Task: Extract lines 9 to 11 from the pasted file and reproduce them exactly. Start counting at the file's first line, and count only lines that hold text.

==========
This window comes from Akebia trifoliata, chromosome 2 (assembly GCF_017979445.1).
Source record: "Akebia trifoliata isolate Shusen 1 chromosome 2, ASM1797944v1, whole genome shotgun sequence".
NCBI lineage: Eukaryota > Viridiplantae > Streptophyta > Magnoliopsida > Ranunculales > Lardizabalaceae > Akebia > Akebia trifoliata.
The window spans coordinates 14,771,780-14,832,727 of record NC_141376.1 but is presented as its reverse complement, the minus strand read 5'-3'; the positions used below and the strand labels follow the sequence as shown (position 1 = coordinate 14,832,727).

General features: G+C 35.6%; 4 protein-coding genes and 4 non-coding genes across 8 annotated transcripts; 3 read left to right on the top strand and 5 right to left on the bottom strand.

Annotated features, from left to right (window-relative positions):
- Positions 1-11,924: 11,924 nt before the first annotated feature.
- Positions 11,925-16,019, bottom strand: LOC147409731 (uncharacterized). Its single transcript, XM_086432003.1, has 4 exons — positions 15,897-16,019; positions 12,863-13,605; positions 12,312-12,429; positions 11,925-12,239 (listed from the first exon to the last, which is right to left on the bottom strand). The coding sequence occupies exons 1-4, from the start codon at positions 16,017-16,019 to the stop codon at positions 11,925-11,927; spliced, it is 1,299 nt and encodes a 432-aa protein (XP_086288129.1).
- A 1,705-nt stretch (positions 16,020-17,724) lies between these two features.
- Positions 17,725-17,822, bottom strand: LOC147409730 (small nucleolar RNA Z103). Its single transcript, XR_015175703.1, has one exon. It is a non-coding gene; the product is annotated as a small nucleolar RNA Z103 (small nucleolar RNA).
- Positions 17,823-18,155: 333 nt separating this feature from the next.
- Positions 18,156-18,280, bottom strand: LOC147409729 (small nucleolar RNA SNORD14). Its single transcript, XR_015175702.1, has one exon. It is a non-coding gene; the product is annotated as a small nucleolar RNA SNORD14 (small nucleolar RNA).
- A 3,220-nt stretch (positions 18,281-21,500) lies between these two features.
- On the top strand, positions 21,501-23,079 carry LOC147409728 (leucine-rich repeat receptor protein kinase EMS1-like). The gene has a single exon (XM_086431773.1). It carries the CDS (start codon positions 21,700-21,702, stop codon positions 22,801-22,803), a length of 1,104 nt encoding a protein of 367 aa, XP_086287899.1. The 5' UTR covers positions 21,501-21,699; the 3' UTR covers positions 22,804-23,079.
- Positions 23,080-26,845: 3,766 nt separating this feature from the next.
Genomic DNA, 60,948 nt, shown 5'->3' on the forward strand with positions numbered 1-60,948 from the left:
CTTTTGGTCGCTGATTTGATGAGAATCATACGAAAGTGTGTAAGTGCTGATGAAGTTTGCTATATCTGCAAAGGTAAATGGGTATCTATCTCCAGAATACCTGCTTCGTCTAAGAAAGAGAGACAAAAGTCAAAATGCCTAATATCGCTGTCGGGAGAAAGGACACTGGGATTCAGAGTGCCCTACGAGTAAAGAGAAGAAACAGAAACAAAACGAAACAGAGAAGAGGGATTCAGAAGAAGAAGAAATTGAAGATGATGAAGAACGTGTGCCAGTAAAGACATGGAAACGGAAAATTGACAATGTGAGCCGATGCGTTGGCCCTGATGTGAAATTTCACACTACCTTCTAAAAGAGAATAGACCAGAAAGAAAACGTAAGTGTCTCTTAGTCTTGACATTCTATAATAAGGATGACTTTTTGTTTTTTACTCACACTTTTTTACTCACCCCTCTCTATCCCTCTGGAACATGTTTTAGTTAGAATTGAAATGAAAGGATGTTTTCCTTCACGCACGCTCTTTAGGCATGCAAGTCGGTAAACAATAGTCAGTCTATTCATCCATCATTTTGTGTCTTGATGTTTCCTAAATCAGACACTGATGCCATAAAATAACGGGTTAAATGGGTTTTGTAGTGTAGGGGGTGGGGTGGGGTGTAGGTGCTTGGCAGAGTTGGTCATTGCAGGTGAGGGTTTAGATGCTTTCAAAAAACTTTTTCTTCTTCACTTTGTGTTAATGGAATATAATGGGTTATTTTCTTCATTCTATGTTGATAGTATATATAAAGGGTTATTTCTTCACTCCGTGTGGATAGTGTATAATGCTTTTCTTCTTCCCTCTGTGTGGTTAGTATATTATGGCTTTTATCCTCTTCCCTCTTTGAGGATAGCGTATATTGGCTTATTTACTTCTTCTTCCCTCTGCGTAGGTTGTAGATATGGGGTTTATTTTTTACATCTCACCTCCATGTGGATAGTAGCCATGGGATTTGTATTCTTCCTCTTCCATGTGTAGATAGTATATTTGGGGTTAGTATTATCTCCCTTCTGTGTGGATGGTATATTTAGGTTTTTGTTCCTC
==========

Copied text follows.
- A 1,705-nt stretch (positions 16,020-17,724) lies between these two features.
- Positions 17,725-17,822, bottom strand: LOC147409730 (small nucleolar RNA Z103). Its single transcript, XR_015175703.1, has one exon. It is a non-coding gene; the product is annotated as a small nucleolar RNA Z103 (small nucleolar RNA).
- Positions 17,823-18,155: 333 nt separating this feature from the next.